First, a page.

Before we begin our discussion, just what is a 1031 Exchange? According to the United States Internal Revenue Service (IRS), IRS Tax Code 26 USC § 1031 allows a taxpayer to postpone paying tax on the gain from the sale of a business or investment property, as long as they reinvest the proceeds in similar property in a “like-kind” exchange. This is commonly known as a “1031 Exchange.”
The problem that arises for syndicators is that most syndicates are structured as limited liability companies (LLCs) or limited partnerships (LPs). The interests in an LLC or LP are legally considered “personal property” interests, while interests in real estate are considered “real property” interests. Thus, if someone sells real estate, and wishes to exchange the proceeds for interests in a syndicate, the exchange won’t qualify because it is not a “like-kind” exchange. Additionally, the IRS specifically classifies LLC interests as partnership interests, which are specifically disallowed from being exchanged under 1031 Exchange rules. See IRS Rev Proc 2002-22.
What can a Syndicator do with a 1031 Investor?
So, what can you do with a 1031 investor if you’re a syndicator? Well, if the investor is bringing enough cash to the deal, you might consider structuring your syndicate as a Tenant in Common (TIC) ownership. In a TIC, each investor takes direct title to the real estate – thus it becomes eligible for exchange. You can have up to 35 tenants in common, all taking title to their own slice of the pie, or just two TIC owners (tenants) – one being the 1031 investor and the other being the syndicate. The portion owned by each will be directly related to the amount of cash contributed by each tenant.
The upside is that you may be able to close on a deal that requires more money than your syndicate can raise on its own. The downsides are:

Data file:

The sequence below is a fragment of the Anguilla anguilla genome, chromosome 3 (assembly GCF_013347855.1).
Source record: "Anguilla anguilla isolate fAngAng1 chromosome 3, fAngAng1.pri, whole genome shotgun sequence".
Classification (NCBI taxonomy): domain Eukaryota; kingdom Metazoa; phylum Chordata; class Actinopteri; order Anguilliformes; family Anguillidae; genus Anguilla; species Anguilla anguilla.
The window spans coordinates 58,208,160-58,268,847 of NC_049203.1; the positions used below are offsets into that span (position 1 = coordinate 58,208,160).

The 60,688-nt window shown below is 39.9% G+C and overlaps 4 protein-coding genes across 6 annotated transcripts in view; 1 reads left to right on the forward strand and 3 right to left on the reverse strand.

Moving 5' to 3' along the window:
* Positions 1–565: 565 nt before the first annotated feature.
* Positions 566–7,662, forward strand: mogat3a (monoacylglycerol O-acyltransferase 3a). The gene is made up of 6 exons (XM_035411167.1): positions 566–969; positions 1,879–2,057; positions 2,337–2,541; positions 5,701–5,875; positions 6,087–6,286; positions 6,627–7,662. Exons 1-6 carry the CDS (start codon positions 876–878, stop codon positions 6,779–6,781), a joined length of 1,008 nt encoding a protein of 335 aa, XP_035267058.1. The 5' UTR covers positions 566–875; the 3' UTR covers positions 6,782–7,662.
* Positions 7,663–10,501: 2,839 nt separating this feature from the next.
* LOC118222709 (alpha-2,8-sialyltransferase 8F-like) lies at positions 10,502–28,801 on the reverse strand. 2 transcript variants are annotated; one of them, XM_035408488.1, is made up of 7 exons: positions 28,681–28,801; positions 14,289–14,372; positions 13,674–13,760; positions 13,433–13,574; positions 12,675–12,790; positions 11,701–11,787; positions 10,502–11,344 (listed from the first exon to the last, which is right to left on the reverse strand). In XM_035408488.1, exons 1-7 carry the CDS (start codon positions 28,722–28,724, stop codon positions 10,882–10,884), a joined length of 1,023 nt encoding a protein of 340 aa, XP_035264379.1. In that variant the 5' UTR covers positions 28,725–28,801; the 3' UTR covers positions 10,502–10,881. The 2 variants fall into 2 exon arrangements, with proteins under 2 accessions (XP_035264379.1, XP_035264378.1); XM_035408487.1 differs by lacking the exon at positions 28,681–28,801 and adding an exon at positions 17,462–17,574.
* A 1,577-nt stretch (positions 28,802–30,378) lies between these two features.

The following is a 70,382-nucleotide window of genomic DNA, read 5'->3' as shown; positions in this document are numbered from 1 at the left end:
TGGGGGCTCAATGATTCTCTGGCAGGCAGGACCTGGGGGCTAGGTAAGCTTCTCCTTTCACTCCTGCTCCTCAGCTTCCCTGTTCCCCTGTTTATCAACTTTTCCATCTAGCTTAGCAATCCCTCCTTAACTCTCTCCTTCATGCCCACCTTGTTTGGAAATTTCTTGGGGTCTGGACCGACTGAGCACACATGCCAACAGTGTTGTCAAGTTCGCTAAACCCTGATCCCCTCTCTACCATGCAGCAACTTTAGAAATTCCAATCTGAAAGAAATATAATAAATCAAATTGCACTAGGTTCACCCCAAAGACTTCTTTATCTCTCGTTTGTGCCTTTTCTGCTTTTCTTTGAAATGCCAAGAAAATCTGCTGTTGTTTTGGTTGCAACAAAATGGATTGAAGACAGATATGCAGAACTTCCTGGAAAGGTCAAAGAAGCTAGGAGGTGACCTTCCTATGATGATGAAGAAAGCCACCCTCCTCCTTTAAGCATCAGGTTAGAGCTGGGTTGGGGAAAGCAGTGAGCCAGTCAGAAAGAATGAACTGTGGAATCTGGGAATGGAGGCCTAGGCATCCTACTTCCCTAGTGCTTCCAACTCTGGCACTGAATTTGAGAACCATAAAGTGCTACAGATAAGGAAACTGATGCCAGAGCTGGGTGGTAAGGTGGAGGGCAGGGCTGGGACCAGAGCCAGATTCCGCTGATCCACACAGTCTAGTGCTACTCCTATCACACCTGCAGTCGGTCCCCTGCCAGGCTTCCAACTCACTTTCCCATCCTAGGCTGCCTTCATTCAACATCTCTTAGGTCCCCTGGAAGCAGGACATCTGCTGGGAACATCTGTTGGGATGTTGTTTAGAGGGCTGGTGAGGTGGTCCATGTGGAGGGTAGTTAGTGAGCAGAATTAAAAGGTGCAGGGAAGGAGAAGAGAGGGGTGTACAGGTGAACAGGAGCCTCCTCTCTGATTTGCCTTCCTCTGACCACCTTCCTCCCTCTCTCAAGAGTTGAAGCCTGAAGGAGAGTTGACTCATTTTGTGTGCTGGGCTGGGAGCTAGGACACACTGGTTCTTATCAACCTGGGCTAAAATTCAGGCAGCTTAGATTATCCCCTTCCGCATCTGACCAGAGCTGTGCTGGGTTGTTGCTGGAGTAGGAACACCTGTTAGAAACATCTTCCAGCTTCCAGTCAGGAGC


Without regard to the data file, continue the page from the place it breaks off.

- In addition to the traditional syndication documents (i.e., PPM, Operating Agreement, Subscription Agreement), you will need additional legal documents between the tenants (i.e., a TIC Agreement and an Asset Management Agreement) which will require extra legal fees,
- You will have to find a lender willing to lend to a TIC (Note: all tenants must be underwritten for the loan),
- Unanimous consent is required for certain major decisions (Hint: Every TIC Agreement should have a reciprocal buyout clause that can be invoked in the event of a stalemate);
- Property Management agreements must be renewed annually; and
- The big downside is that any investor splits you receive can only be derived from the syndicate-owned portion of the property, although you might still be able to collect a reasonable asset management fee from the other tenant. For example, if a 1031 investor exchanged into your deal for 50% of the equity, and your syndicate kept the other 50%, the syndicator could only earn fees and distributions generated from the 50% of the property owned by the syndicate.
In a typical syndication, a syndicator will form a new company to pool money from investors to acquire one or more properties. Investors will purchase 60%-80% of the interests in the company, while the syndicator retains 20%-40% for itself for its service contributions to the company. Profits and losses are usually split according to their respective “percentage interests.” Additionally, the syndicator may earn fees, for such things as acquisition, asset management, refinancing the property, disposition, or development, etc. If you take this structure and divide all of the income in half, it might not be worth the syndicator’s time and risk to do the deal. Thus, unless the 1031 investor is bringing sufficient capital to the deal that the syndicate can’t raise on its own, it’s probably not worth the extra legal fees and lost participation to allow them in your deal.